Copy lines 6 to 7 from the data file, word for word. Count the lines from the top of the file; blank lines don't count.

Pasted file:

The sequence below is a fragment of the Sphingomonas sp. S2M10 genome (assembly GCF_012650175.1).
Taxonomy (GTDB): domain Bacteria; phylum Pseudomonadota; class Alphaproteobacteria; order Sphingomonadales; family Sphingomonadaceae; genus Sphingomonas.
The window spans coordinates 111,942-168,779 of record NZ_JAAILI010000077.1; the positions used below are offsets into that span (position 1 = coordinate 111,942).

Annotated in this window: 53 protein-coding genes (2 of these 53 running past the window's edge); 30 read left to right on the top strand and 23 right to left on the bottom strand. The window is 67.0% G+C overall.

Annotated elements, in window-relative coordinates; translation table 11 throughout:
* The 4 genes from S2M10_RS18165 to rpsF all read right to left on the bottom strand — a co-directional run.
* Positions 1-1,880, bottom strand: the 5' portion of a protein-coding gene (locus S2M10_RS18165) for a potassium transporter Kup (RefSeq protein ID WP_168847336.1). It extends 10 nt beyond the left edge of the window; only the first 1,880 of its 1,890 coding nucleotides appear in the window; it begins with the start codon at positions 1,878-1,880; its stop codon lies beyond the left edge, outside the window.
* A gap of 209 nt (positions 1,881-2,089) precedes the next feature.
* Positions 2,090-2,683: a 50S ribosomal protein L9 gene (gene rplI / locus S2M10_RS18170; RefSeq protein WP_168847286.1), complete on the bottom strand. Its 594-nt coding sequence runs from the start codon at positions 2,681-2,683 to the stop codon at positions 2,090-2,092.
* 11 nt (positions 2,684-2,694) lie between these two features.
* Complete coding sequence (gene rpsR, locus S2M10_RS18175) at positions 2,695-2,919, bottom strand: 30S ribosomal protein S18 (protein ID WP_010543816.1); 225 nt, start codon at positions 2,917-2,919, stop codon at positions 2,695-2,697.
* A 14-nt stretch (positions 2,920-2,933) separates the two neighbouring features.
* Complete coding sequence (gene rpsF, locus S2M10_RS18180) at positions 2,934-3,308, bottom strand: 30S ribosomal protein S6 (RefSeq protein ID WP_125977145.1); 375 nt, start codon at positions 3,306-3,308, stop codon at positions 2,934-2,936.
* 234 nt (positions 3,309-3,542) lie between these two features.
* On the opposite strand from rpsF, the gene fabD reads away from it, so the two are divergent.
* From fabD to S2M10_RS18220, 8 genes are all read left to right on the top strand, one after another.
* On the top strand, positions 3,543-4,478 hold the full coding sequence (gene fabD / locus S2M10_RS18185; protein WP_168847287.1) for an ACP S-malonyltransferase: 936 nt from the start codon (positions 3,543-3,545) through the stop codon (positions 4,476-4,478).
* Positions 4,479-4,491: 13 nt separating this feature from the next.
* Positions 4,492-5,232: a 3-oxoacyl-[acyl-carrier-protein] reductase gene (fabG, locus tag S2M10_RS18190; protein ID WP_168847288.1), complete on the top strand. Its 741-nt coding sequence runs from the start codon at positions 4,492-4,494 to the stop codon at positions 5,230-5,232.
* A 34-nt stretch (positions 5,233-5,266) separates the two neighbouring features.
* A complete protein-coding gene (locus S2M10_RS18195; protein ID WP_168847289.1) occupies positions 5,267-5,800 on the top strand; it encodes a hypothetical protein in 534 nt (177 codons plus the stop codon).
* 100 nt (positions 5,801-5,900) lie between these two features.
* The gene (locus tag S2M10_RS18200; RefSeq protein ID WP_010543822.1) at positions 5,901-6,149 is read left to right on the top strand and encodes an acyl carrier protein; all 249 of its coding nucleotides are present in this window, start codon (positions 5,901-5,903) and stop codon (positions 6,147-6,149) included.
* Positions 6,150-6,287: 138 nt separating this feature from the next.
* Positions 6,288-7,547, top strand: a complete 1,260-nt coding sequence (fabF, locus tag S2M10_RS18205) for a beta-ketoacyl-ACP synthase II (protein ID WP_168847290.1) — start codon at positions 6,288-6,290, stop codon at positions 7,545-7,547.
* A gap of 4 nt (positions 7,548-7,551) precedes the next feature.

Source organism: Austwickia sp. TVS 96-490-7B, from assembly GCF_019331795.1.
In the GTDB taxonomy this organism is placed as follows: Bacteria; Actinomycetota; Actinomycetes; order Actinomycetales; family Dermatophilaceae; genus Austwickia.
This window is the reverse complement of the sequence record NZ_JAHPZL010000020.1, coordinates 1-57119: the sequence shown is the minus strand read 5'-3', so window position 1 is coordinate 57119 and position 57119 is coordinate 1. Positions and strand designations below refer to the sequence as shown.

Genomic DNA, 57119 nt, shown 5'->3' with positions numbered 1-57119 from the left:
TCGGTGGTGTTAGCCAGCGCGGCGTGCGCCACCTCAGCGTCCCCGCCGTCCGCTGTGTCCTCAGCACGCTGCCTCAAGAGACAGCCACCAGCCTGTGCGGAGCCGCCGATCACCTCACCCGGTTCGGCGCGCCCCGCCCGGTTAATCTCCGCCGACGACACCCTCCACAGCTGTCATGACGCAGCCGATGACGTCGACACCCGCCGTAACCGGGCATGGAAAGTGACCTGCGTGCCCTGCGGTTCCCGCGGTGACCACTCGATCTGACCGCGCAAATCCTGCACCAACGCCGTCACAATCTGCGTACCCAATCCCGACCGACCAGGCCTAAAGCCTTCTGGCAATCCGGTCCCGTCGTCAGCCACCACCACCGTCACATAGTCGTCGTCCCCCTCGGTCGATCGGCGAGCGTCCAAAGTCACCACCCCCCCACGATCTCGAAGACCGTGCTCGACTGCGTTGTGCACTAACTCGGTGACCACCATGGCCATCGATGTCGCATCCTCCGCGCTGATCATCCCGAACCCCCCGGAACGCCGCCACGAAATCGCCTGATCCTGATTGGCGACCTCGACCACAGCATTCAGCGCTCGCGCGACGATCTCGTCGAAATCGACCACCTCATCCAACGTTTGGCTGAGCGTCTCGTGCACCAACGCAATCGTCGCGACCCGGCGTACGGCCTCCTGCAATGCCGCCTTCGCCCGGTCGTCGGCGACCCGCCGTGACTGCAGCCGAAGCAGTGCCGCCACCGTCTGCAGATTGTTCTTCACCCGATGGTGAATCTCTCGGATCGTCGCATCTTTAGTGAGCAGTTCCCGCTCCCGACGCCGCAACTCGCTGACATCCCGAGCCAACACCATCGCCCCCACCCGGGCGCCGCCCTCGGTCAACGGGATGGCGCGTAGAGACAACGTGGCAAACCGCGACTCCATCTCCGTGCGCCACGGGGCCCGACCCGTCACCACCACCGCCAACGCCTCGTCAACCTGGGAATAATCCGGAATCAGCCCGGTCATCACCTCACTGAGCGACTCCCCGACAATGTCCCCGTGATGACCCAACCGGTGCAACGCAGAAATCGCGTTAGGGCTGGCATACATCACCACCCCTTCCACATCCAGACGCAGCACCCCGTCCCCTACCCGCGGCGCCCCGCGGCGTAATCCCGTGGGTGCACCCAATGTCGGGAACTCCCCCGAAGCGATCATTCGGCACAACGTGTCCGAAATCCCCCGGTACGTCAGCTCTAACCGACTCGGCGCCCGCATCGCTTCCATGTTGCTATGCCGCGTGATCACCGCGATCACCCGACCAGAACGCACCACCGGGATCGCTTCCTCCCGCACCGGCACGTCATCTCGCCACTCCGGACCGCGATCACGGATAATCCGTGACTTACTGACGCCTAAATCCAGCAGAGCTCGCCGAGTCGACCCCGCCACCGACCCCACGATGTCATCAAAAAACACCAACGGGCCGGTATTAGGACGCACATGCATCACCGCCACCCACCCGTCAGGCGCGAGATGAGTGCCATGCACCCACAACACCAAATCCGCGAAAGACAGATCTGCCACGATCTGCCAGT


* The 4 genes from S2M10_RS18165 to rpsF all read right to left on the bottom strand — a co-directional run.
* Positions 1-1,880, bottom strand: the 5' portion of a protein-coding gene (locus S2M10_RS18165) for a potassium transporter Kup (RefSeq protein ID WP_168847336.1). It extends 10 nt beyond the left edge of the window; only the first 1,880 of its 1,890 coding nucleotides appear in the window; it begins with the start codon at positions 1,878-1,880; its stop codon lies beyond the left edge, outside the window.